As the novel opens, polls show Proposition 54, as it is numbered, holding a 12-point lead. The medical consensus was shifting then, from the early fear that AIDS could be spread by casual contact, to the eventual understanding that it is communicable only in a limited number of avoidable ways, such as by unsafe sex, an infected blood transfusion or needle-sharing among drug addicts. Prop 54’s proponents, however — a right-wing congressman and a coalition of religious groups — regard AIDS as divine retribution for the “abomination” of homosexuality, which they are determined to stamp out in California. (Like most other Americans at the time, they are unaware that HIV can also be transmitted via straight sex.)
In clumsy hands, this setup could lead to a stacked-deck battle between mean-spirited crusaders and beleaguered gay activists, but Nava, a six-time Lambda Literary Award winner, paints a nuanced portrait of a fascinating character on the pro-initiative side. Daniel Herron is the pastor of a nondenominational church called Ekklesia who accepted Jesus Christ as his savior almost two decades earlier, during his hippie phase in San Francisco. His dilemma in 1986 is that he still cherishes the values of peace and compassion that he embraced during the Summer of Love but feels bound to uphold the biblical teaching on homosexuality.
Some gay foes of the initiative — they go by the moniker QUEER, for Queers United to End Erasure and Repression — are angry enough to flirt with violence. The flirtation reaches a consummation when a bomb blows up at Ekklesia, killing someone who wasn’t supposed to be there at the time. Rios, a criminal defense attorney, ends up representing two clients with ties to the killer, one of whom is the attorney’s new boyfriend.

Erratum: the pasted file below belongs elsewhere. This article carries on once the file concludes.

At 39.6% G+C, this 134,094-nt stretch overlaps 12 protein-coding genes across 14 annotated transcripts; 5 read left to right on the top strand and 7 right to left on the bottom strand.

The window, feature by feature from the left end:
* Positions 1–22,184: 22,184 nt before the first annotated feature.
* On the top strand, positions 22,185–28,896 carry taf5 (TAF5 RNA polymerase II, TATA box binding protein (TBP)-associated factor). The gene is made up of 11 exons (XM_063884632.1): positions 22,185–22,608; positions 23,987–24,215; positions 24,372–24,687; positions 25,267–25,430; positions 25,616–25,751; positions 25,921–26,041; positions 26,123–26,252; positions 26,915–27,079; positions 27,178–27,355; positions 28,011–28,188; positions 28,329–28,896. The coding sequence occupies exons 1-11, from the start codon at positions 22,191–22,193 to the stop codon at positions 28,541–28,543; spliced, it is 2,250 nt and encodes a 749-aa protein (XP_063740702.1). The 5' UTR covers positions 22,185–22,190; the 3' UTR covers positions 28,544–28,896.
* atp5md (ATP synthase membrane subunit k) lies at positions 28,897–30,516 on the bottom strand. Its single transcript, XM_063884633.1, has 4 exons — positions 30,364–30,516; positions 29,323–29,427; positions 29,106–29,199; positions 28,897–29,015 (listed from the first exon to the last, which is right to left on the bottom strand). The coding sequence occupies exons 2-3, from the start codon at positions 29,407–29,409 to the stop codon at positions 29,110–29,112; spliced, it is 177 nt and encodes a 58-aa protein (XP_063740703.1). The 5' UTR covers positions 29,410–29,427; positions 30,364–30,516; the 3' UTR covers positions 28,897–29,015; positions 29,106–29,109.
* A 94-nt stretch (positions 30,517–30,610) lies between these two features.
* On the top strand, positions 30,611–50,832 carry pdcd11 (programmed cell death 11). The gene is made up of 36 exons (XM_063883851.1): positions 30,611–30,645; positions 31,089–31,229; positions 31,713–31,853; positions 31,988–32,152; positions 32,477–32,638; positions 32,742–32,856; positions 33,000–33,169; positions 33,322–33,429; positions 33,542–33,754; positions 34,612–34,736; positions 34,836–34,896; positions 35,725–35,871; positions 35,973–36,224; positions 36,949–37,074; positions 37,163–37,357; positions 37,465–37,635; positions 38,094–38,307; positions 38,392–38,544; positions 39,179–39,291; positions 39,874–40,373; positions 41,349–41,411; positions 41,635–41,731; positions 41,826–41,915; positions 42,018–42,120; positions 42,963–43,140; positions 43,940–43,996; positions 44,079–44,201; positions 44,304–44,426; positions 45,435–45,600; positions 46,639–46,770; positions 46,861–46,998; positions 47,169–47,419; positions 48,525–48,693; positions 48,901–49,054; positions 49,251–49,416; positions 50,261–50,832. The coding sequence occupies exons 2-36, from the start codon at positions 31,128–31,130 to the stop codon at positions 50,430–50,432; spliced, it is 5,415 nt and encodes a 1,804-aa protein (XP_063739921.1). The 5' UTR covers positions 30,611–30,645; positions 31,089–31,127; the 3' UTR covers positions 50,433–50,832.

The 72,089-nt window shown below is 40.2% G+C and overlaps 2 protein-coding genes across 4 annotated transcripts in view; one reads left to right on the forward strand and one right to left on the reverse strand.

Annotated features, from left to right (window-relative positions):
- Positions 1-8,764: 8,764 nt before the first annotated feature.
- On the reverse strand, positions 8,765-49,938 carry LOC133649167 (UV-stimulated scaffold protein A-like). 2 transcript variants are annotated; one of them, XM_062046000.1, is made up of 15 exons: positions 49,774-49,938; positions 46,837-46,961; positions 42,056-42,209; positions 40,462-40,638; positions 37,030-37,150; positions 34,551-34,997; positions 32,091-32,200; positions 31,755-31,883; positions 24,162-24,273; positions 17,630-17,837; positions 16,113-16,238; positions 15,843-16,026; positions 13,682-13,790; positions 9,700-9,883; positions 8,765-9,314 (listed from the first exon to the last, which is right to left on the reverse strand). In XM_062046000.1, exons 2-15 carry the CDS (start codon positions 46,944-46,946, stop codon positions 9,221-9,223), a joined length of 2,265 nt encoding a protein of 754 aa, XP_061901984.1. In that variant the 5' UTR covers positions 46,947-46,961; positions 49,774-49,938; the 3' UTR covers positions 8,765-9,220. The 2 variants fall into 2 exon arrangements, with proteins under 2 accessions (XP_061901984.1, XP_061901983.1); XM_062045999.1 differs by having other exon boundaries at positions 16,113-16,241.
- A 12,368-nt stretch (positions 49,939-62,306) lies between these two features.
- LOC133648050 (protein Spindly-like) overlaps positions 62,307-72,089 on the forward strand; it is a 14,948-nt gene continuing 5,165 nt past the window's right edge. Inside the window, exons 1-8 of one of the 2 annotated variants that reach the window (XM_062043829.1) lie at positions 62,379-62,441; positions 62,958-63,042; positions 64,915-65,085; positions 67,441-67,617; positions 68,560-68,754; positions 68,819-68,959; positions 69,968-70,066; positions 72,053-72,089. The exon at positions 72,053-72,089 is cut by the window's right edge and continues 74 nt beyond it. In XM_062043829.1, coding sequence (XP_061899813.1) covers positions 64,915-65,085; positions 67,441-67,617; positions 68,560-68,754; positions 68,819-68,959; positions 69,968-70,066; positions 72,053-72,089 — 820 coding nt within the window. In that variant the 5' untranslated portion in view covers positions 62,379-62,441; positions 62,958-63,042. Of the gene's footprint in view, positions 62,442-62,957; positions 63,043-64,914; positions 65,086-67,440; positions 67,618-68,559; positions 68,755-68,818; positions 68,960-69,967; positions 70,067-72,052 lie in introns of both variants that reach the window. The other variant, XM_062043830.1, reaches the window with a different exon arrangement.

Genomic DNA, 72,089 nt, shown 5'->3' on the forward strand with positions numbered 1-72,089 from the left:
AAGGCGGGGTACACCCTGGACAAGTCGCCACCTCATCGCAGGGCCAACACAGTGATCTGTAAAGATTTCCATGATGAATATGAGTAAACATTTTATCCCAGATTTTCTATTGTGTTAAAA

Lawyers and laws abound in “Lies With Man,” a title that riffs on the denunciation of homosexuality in the Book of Leviticus. A nice touch appears on an introductory page. Nava gives us the proposition’s text followed by the state attorney general’s explanation of what it means and would accomplish. Ahead of each election, every registered California voter receives in the mail a sample ballot containing such explanations, which are necessary to foil initiative-sponsors’ efforts to mask their intentions. As you might guess, the feature that Proposition 54’s sponsors want to fudge is the quarantine camps.
A similar proposition appeared on the real-life California ballot in November 1986 but lost decisively. To crank up the drama of his story, Nava makes the vote much closer. That is certainly his prerogative, but I would have liked to see some analysis of why Californians — both actual and fictional — rejected the impulse to quarantine. (The contemporary covid-related quarantines are different in being largely self-enforced, and those quarantined are not ghettoized in camps.)
In Nava’s telling, justice is not only blind but, on occasion, also two-headed. Take, for example, the assault victim who fears that the sum total of evidence he can provide to a criminal court will fall short of the beyond-a-reasonable-doubt standard required to convict his assailant. At Rios’s direction, his client instead files a suit for monetary damages in a civil court, where a plaintiff can prevail with a mere preponderance of the evidence.
With so much law going on, I hasten to report that Nava explains it all clearly. Nor is he above making fun of the profession. Invited into a judge’s chambers, Rios notes the profusion of framed certificates on the walls, along with “the obligatory plaques handed out like candy by various bar associations; no profession is as self-congratulatory as the law.” The law can also congratulate itself for turning out more than its share of novelists, including the talented Michael Nava.
Dennis Drabelle is a former mysteries editor of Book World.
Lies with Man
By Michael Nava
Amble Press. 282 pp. Paperback, $17.95